Saturday, April 7, 2018

"The Basset Table" by Persistent Theatre Productions at Dreamland Arts

Welcome to the Renaissance! The day after seeing the hilarious fictional farce about (all male) playwrights in Shakespeare's day, I saw an actual play written by a female playwright of the era. Who knew that there was a successful female playwright who lived and wrote shortly after Shakespeare's time? I didn't. Susanna Centlivre was one of the first women in history to make a living as a playwright, and was also an actor in the era just after women were allowed on stage in England. With the current necessary focus on putting more women's stories on stage, it's a great idea to revisit female playwrights of the past who have been largely forgotten. Thanks to Persistent Theatre Productions, a new #TCTheater company with a "feminist voice," for bringing us one of Centlivre's works.

The Basset Table was written in 1701 and features several independent women, one of whom runs a card game where serious money is won or lost. Lady Reveller (Julie Ann Grief) lives with her uncle Sir Richard (Don Larsson), who is not too pleased with his niece's gambling habit and wishes her to be more like her cousins, the demure Lucy (Alison Anderson) and the scientist Valeria (Lana Bean). He wishes to marry off his daughters and urges Lady Reveller to do the same. Of course that's exactly what happens in the end. But while the play still ends with everyone coupled up (like Shakespeare's comedies usually do), at least the getting there is perhaps a little less cliched and the women don't have to give up their interests, or hopefully their independence.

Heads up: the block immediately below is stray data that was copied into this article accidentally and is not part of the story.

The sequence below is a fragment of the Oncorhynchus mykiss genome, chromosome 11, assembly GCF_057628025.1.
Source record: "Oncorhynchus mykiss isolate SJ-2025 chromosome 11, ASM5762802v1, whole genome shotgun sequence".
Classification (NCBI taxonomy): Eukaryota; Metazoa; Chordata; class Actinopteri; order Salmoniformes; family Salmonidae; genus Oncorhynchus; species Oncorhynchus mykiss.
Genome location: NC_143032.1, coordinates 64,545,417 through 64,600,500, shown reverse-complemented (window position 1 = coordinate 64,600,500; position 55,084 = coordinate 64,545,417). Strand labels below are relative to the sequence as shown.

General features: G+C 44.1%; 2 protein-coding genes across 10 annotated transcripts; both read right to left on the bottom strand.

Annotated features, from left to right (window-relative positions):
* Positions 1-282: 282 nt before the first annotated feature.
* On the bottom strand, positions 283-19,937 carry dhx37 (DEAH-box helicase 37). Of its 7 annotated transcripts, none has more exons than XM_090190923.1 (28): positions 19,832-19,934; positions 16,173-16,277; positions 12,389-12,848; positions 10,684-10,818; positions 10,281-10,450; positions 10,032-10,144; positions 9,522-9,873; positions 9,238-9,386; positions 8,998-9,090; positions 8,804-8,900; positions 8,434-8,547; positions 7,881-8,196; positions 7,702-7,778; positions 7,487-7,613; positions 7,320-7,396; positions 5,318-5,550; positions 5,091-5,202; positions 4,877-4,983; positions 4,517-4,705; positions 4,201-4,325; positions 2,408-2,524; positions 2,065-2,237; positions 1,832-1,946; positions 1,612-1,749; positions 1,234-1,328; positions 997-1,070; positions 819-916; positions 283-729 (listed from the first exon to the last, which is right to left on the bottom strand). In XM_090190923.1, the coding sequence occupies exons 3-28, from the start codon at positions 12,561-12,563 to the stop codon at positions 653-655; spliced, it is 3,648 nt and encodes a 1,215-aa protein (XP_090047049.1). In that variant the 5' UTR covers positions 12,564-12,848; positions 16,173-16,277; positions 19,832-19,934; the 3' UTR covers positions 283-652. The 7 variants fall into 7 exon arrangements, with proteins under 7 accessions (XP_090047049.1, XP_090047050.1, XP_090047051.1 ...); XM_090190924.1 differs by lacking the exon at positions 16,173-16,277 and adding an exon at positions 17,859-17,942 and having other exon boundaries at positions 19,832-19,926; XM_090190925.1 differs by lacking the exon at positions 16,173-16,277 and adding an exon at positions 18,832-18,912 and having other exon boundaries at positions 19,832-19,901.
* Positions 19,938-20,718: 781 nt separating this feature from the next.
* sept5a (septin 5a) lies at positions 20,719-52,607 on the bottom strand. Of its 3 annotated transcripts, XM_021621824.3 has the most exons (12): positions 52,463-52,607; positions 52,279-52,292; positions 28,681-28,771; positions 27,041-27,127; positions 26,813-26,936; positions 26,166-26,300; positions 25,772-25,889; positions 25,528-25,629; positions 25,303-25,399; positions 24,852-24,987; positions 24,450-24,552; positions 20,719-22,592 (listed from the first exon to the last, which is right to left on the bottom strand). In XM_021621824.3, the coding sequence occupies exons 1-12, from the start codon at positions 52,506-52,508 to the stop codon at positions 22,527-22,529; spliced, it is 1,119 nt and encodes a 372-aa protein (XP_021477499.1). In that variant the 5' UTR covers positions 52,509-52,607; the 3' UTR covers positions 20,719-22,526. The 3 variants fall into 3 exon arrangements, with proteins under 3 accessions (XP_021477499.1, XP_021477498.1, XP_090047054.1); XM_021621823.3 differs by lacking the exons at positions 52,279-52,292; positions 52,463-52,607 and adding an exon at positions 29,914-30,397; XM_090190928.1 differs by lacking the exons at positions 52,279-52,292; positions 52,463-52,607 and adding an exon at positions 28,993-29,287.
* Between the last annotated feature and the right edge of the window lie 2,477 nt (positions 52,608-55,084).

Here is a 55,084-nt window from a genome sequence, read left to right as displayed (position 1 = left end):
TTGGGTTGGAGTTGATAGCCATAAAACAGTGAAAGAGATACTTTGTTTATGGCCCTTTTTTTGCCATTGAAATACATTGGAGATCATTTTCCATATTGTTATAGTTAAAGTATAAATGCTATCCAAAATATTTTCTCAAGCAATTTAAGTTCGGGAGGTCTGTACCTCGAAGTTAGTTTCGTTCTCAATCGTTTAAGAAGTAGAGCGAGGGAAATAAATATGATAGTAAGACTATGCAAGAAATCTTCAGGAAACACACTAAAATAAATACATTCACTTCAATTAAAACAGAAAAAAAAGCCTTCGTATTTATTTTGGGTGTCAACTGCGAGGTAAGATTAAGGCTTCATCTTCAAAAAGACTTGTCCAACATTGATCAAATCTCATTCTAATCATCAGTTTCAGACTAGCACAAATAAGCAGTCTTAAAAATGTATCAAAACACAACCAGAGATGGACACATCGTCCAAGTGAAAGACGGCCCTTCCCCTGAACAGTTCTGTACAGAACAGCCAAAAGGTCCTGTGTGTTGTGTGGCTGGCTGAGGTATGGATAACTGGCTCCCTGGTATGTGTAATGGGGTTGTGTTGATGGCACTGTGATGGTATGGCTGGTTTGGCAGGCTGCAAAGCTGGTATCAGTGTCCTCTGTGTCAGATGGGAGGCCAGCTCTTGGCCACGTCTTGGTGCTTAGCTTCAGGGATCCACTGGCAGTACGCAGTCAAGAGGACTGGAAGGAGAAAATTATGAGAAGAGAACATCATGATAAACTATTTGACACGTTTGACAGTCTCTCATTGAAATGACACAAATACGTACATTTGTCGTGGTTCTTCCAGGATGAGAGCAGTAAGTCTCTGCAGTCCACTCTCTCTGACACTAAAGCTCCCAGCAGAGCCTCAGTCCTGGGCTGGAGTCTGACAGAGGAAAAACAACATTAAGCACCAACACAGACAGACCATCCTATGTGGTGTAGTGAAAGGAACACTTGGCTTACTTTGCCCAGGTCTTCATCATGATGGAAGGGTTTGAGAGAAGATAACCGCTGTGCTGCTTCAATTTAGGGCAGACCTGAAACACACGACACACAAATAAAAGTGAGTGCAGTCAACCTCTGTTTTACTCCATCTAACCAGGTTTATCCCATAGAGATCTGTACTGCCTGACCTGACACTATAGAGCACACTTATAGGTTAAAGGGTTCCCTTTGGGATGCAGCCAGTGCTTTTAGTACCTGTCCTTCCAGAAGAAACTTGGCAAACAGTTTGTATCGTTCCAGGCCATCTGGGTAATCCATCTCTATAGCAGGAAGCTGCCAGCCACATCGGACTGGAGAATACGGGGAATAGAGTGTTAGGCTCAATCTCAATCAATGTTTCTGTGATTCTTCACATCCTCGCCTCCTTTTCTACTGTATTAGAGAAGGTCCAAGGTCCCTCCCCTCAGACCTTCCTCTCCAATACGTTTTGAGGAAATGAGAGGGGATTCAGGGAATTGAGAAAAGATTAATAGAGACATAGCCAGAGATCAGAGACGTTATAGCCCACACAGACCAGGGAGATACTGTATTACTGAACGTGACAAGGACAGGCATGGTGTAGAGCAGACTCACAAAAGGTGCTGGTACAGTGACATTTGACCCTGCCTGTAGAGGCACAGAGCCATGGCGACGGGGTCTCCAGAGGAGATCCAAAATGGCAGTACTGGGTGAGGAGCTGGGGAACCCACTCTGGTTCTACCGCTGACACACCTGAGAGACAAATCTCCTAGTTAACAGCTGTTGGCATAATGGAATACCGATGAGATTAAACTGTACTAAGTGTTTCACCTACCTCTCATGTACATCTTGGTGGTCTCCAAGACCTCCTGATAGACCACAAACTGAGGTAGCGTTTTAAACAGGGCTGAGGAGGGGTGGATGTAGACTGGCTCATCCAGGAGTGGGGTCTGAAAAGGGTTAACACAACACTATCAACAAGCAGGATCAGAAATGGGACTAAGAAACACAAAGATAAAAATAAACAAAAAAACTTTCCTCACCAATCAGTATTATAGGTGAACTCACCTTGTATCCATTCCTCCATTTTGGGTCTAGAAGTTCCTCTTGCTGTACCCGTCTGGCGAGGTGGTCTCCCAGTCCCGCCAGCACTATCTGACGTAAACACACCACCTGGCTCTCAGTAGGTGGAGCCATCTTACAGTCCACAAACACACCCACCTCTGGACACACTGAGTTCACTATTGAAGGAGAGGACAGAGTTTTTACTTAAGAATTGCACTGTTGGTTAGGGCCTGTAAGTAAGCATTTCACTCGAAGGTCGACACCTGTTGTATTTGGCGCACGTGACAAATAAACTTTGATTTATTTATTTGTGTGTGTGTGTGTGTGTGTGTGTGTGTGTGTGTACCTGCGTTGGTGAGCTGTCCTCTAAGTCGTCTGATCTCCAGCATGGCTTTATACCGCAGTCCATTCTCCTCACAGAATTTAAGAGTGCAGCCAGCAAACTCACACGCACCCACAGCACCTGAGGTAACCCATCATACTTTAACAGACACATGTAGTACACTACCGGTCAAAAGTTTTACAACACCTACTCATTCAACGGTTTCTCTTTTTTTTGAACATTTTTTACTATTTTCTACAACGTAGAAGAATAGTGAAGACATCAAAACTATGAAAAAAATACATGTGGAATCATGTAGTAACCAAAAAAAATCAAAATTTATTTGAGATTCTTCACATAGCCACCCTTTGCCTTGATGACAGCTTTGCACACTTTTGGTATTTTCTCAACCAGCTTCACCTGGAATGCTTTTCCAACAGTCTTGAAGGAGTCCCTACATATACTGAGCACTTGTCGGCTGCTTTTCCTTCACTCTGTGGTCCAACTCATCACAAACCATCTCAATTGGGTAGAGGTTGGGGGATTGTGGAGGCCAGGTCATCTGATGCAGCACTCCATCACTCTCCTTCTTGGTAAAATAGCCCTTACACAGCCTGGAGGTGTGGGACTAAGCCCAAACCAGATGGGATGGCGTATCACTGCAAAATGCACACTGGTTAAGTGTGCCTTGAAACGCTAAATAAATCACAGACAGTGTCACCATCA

the ladies Lucy (Alison Anderson),
Reveller (Julie Ann Grief), and Mrs. Sago
(Jody Bee, photo by Scott Pakudaitis)
Before the show starts, in the sweet little space that is Dreamland Arts in on Hamline Ave. in St. Paul, the actors mill around in character, chatting with the audience. This playful spirit continues into the play itself, in which familiar troupes like silly/wise servants (including an amusingly over the top Allison True) and disguises make for some ridiculous comedy. The cast really commits to the campy tone under director Meggie Grievell, with some more poignant moments as well. The British accents are fun to listen to, if a bit inconsistent.

A cast of 12 is large for this intimate space, that only seats about 40 or so. But they're rarely all on stage together, and the stage is separated into several distinct areas on different levels (living space, basset table, science lab), so that it never feels crowded. The period costumes are bright and colorful, complete with headpieces. (Set and propery design by Beth Anne Roe, costume design by Rebecca Karstad.)

The Basset Table is a similar feel to Shakespeare's comedies, but it's fun to get it from a women's perspective (and not as long - just over two hours including intermission). Continuing through April 22.

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